A debt or money owed, such as a loan. In contrast to an asset, a liability detracts from revenue.
A type of loan from a third party lender, used primarily within SMSFs, designed such that a trustee can use the funds to purchase a single asset (or group of identical assets with equal market value). In the event of a loan default, the lender’s claim is limited to the asset(s) purchased with the loan.
An investment type supported by the security or collateral from multiple different investors.
Where the income is less than the costs of owning and running that investment. In other words, there is a financial loss created by owning that investment (before capital growth or other benefits are considered).
Where the income of the asset is equal to the costs of owning and running that investment.
Property which is available for purchase in development stages, prior to completion.
An income stream that makes regular income payments in retirement.
At the end of a fixed term lease agreement, in Victoria, a tenant will move into a tenancy without a fixed end date.
An investor’s range of investment holdings. Usually it refers to its composition, i.e. the mix of different asset classes or, if in a single asset class like shares, the mix of different sectors and shares.
Where the levels of borrowings are such that the income is in excess of the costs of interest on borrowings and owning the investment (costs could include fees such as property management, administration and owners’ corporation). So, for example, the rent from your investment property is higher than the total of all the costs to hold the property.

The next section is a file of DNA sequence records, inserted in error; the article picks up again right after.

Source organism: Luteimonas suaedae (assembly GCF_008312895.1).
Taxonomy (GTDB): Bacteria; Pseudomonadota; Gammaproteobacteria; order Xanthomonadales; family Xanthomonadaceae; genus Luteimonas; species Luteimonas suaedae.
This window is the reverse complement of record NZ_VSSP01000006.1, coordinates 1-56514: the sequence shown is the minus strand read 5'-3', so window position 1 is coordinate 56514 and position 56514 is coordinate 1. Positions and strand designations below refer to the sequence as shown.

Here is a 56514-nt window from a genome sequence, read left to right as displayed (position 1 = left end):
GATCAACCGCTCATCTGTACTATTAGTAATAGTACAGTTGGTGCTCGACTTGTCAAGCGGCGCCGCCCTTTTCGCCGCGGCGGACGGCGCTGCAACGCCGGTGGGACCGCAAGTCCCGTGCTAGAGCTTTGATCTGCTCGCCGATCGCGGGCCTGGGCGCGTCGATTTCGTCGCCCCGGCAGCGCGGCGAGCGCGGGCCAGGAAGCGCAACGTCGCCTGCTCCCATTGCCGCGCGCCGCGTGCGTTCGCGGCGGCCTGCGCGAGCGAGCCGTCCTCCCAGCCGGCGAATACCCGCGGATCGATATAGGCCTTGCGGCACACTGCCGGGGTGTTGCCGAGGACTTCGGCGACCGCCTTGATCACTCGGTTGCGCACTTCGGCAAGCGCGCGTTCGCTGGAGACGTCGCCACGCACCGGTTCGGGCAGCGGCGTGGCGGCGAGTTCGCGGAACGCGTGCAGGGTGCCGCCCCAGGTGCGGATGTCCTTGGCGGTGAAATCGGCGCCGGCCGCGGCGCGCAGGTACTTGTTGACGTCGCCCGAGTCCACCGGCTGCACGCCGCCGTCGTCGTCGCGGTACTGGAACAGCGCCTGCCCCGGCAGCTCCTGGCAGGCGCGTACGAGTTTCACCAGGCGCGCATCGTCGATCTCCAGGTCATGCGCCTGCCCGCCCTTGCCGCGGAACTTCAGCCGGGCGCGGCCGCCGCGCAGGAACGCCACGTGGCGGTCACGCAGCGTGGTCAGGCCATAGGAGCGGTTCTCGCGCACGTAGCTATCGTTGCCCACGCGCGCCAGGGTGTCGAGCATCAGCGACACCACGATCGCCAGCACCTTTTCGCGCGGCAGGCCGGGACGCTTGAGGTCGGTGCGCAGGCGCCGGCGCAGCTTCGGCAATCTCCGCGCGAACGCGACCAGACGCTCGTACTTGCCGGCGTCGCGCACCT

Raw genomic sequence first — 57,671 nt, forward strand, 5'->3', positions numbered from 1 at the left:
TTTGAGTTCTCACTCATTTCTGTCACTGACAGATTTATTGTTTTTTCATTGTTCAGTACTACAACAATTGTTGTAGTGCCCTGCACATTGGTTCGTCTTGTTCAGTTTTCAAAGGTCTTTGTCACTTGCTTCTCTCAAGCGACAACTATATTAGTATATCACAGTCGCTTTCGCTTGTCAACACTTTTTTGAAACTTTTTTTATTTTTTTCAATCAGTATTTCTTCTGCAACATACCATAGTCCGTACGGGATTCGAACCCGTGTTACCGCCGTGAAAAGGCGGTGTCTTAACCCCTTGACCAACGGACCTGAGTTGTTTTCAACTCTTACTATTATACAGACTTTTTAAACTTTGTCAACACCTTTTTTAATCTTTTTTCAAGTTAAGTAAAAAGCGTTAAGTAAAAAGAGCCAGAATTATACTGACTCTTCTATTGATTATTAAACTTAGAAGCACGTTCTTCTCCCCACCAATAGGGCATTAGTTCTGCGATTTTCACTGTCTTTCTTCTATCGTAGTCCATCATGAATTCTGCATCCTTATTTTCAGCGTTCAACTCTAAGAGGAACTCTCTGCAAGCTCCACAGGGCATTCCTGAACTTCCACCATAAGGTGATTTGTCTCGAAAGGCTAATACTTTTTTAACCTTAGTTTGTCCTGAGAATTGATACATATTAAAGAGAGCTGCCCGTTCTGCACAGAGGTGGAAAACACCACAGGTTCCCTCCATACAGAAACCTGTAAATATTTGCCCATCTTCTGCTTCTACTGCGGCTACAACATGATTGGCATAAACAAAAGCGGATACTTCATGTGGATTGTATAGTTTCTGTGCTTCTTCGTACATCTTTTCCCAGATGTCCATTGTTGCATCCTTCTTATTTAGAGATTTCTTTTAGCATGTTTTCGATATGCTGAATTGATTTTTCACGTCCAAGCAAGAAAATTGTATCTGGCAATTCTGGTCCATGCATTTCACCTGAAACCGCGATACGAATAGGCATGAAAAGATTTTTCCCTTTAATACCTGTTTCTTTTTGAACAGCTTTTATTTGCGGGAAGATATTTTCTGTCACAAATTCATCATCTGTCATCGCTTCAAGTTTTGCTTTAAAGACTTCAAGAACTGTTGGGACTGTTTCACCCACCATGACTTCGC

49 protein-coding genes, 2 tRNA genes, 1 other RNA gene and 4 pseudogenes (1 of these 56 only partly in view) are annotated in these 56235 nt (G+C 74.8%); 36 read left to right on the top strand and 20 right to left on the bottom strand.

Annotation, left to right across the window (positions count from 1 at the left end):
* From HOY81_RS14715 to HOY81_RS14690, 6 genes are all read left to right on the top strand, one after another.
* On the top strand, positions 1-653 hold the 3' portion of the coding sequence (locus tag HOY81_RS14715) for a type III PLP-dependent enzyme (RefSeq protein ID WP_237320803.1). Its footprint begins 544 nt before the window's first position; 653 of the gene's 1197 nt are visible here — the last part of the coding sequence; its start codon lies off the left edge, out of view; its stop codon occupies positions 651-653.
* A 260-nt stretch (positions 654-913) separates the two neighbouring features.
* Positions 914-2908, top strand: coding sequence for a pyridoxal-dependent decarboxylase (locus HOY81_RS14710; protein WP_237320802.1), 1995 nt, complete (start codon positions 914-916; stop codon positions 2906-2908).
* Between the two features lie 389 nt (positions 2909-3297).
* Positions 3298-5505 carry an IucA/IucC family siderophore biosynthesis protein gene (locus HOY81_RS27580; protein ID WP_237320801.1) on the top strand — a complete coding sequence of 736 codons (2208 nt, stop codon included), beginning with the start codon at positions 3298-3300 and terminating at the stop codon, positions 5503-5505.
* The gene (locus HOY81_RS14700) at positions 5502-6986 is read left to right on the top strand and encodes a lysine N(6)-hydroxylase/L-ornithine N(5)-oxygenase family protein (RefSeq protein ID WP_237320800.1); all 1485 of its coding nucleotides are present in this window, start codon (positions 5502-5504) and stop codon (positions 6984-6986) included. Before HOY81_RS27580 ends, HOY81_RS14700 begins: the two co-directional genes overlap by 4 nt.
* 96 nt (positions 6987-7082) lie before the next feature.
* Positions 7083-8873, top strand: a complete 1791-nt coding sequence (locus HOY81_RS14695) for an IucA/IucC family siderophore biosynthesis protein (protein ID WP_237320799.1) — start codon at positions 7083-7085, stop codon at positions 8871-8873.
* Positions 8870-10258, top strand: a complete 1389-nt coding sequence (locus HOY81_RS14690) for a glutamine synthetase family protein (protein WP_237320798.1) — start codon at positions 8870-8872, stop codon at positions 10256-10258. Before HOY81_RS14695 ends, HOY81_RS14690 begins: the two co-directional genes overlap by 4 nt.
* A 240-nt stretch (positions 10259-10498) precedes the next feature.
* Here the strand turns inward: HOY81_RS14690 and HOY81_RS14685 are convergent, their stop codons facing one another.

The initial sum of money invested, or the amount borrowed or left owing on a loan.
Reserve Bank of Australia
Taking an existing loan and replacing it with a new one, or extending the loan period. May be done within the same loan provider or moved across to a different provider.
The possibility that something bad/unfavourable will happen. In the context of an investment, a risk is the possibility that your investment will not increase in value as expected, but decrease or not move in value at all.
A system of an employer allowing the packaging benefits such as union membership, private health, with an employee’s salary so that these expenses are covered before tax is taken out.
Short for Self Managed Superannuation Fund. As the name suggests, this is a type of super fund managed by you as an individual or as part of a trust (up to four members).
A tax on transactions such as property transfers, mortgages and car registrations imposed at a state level.
A fund of money contributed to by you and your employer(s) during your working life to fund your life in retirement.
Employer contributions are usually called Superannuation Guarantee (SG) contributions. Currently the minimum level of SG contributions is the equivalent of 9% of ordinary time earnings. This money is not taken out of your wage or salary; it is paid in addition to your wage or salary. An annual contribution limit applies.
Debt that provides access to capital to invest while providing tax deductions.
The return of an investment, expressed as a percentage. Can also refer to the profit that an investment is likely to return.